Further, getting more small businesses in the federal technology space is what will drive more innovation in technology, and improve the level of technological capability that IT projects deliver. As opposed to the business model of requiring large businesses to run these massive legacy systems at enormous expense that total billions every year, smaller firms are simply closer to cutting edge, ground-breaking technological capability that is required to change the paradigm, and improve the level of services the federal government delivers.
All at a fraction of the cost, I might add.
The requirement for Open Systems Architecture would also go a long way to improving capability, since the current environment is to purchase “Commercial-of-the-Shelf” technologies, then spend hundreds of millions of dollars to customize the software for government use that ultimately creates proprietary software, and a nightmare for data rights and licensing fees. This only encourages less competition, since usually only the incumbent (a large business) has the resources to manage these enormous undertakings, or compete on them for that matter. Security issues, for the most part, are also nothing more than a red herring at this point.
Of course, holding those accountable for failure is also woefully lacking in the federal environment. Only in the federal government can you manage a program that wastes millions of dollars, only to have it fail, and possibly canceled, and the only response seems to be a shoulder shrug.
Risk taking and bad management are two separate things, and the former is what needs to be encouraged. Combined with using more Agile development techniques, and a renewed focus on workforce capabilities and not just box-checking certification requirements, are further areas of improving the status quo.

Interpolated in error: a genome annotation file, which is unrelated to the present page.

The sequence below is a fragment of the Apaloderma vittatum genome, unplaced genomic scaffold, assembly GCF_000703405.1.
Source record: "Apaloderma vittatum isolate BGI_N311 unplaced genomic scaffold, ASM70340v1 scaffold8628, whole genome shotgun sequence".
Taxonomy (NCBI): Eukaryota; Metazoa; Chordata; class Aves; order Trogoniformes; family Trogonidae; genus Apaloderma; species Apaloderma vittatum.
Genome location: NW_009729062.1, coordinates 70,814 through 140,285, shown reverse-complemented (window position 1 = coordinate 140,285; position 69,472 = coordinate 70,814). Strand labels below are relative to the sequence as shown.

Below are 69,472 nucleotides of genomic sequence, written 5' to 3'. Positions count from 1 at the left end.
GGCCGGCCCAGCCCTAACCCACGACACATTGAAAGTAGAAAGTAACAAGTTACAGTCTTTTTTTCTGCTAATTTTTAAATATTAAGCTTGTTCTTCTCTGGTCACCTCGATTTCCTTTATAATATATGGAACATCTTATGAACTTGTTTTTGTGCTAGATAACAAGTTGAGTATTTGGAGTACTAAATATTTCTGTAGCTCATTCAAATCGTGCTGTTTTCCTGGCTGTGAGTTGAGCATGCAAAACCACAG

We do not need the next healthcare.gov to drive change. I think we taxpayers have had enough.
Monday, July 22, 2013
The article, “MythBusting – Communications with Industry,” (subscription required through NCMA membership), written by Jeffrey D. Claar, a senior procurement analyst with the Program Executive Office for Simulation, Training and Instrumentation (PEO STRI), describes the successes at the establishment of monthly PEO STRI Acquisition Center Procurement Administrative Lead Time (PALT) Industry Days.
These monthly forums demonstrate the way procurement offices are changing the dynamic of what most “normal” Industry Days entail, which are time-consuming ways for government to advertise requirements that most commercial professional business development types know better than government personnel at the front of the room. Further, rarely are productive question asked, as industry attendance is normally for scouting competition or finding potential teaming partners.
However, living the spirit of the Office of Federal Procurement Policy's MythBusters is principal assistant responsible for contracting (PARC), Joseph A. Giunta, Jr., who stated these forums are “a means of providing ground truth and situational awareness of PEO STRI’s Acquisition Center procurement process and ongoing procurements.”
The article goes on to talk about the value of the program, and how communications have helped foster a collaborative environment.
…Since August 2011, PEO STRI PALT Industry Days have grown exponentially, serving the contracting community, requiring activities, and industry partners alike. The monthly PALT Industry Day venue provides industry representatives with the status of PEO STRI programs, ongoing procurements, and the distinct opportunity to request updates on specific procurements of interest in a Q&A-type forum. These types of venues have indeed enhanced communication and have enabled PEO STRI to respond faster to critical, emerging requirements with innovative acquisition and technology solutions, thereby putting the power of simulation into the hands of our nation’s warfighters.
Recently, as a result of sequestration, PEO STRI’s monthly PALT Industry Days have swelled to more than 220 industry representatives and taken on a “standing room only” reputation. As a result of this overwhelming desire by industry, alternative overflow seating and viewing capacity have been predicated…
Further, the exchanges have been helpful and productive for both parties, which one would expect when open and honest transparency, combined with a spirit of collaboration are created, to develop better requirements and provide actionable information for industry consumption: